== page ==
Ian Fitzgerald, Faith Artis, Krystal Waller, Ashley Cabrera, and Bailey Ramirez in Gloria. Photo: UofL
By Brendan Jacobs-Jenkins
Directed by Jennifer Pennington
A review by Keith Waits
Entire contents are copyright © 2022 by Keith Waits. All rights reserved.
In a typically frantic, overwrought morning in the edit department of a venerable periodical, only one staffer, Ani (Ashley Cabrera) and an intern, Miles, (Darrin Mosely) are at work before 10 am, Dean (Ian Fitzgerald) blows in later with a hangover, and Kendra (Bailey Ramirez) has spent the morning shopping. You can’t help but wonder how these people hold onto their jobs
The conversation is tooth and claw internecine bickering but with one unassuming thread about the socially awkward Gloria’s (Blair Potter) housewarming party the previous night. Dean is the only one of Gloria’s co-worker who bothered to attend the sad affair, and he only made it through by getting drunk, hence the hangover. For awhile the play feels like a superior workplace sit com.
I hesitate to say more except that the story turns to encompass gun violence and the trauma and exploitation of such events. Brendan Jacobs-Jenkins blends several hot button topics into a potent satirical stew that feints at melodrama but digs much deeper. He is breaking down the opportunism driven by the media culture and tangential connection to tragedy and suffering and it is not a pretty picture. And if there be any doubt, he places his characters in the publishing industry years after “print is dead” has become the watchword.
He also puts fast and caustic language in the mouths of his characters. If you like juicy dialogue this play will hit your sweet spot. The cast does such a good job with it, this is one of the best acted productions I’ve seen from the University of Louisville. They attack the material with relish and find the light and the dark humanity in these complex characters and their surprising actions. Most (Ashley Cabrera, Bailey Ramirez, Darrin Mosely, and Ian Fitzgerald) are asked to play multiple characters, and do so with ingenuity.
Kevn Gawley and Aspen Mirfeldt’s set design consists of asymmetrical modern pieces that provide contrasting rising and descending shapes. It adroitly echoes the shifts among the characters. They are dressed by Aniyah Adams appropriately to each individual’s personality.
Jennifer Pennington is a confident director and her assuredness serves her in excavating the detail and nuance of the relationships within the shifting tone of Jacobs-Jenkins writing. The first act is fast-paced comedy but the second is brittle and strained; still funny but with an understanding of the fragility of the social contract that is sobering. Although there are a couple of moments of overemphatic acting, the ensemble mostly discover the underlying truths of each moment, and I credit Pennington with pushing to that level. Faith Artis and Krystal Waller occupy their individual characters throughout, a contrast in reactions to trauma that is a thumbnail of the play’s central idea.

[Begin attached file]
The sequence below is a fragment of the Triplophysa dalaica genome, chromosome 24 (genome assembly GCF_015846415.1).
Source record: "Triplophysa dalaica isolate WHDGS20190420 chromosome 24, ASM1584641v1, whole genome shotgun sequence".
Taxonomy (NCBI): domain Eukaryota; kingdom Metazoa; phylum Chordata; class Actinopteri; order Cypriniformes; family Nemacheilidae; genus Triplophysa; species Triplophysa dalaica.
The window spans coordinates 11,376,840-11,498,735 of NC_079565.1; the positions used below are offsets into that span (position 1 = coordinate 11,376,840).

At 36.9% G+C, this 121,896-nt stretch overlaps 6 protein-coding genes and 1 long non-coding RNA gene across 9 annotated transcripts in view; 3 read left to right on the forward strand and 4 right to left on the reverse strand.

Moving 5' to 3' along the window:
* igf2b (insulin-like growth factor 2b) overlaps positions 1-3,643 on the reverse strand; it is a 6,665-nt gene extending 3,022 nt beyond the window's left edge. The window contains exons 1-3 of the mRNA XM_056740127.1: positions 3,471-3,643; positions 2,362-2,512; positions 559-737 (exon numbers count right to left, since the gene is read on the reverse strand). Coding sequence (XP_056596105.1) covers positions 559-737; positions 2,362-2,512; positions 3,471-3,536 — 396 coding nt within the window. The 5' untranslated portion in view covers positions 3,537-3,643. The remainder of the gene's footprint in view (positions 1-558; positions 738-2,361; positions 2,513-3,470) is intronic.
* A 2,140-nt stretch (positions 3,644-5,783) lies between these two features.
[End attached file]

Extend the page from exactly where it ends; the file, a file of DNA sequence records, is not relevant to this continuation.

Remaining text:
Gloria is an important American play, a finalist for the Pulitzer Prize for Drama in 2016, and yet another example of the value of academic theatre programs bringing such plays to Louisville. Outside of Actors Theatre, it’s difficult to think of another company operating in Louisville that would have the nerve and resources to take it on. Pennington’s production may not be perfect, but it is bold and challenging and will likely be seen by only a small number of people. Opening night was a sparse audience of what I took to be mostly U of L students. If you care about what’s happening in American theatre and the work of contemporary Black playwrights in particular, Gloria must be counted as an essential experience and one not to be missed.
Featuring Faith Artis, Ashley Cabrera, Ian Fitzgerald, Darrin Mosely, Blair Potter, Bailey Ramirez, & Krystal Waller
November 11-13, 18-19University of Louisville Dept of Theater Arts
U of L Playhouse
1911 South Third Street
Louisville, KY 40292
Keith Waits is a native of Louisville who works at Louisville Visual Art during the days, including being the host of LVA’s Artebella On The Radio on WXOX 97.1 FM / ARTxFM.com, but spends most of his evenings indulging his taste for theatre, music and visual arts. His work has appeared in LEO Weekly, Pure Uncut Candy, TheatreLouisville, and Louisville Mojo. He is now Managing Editor for Arts-Louisville.com.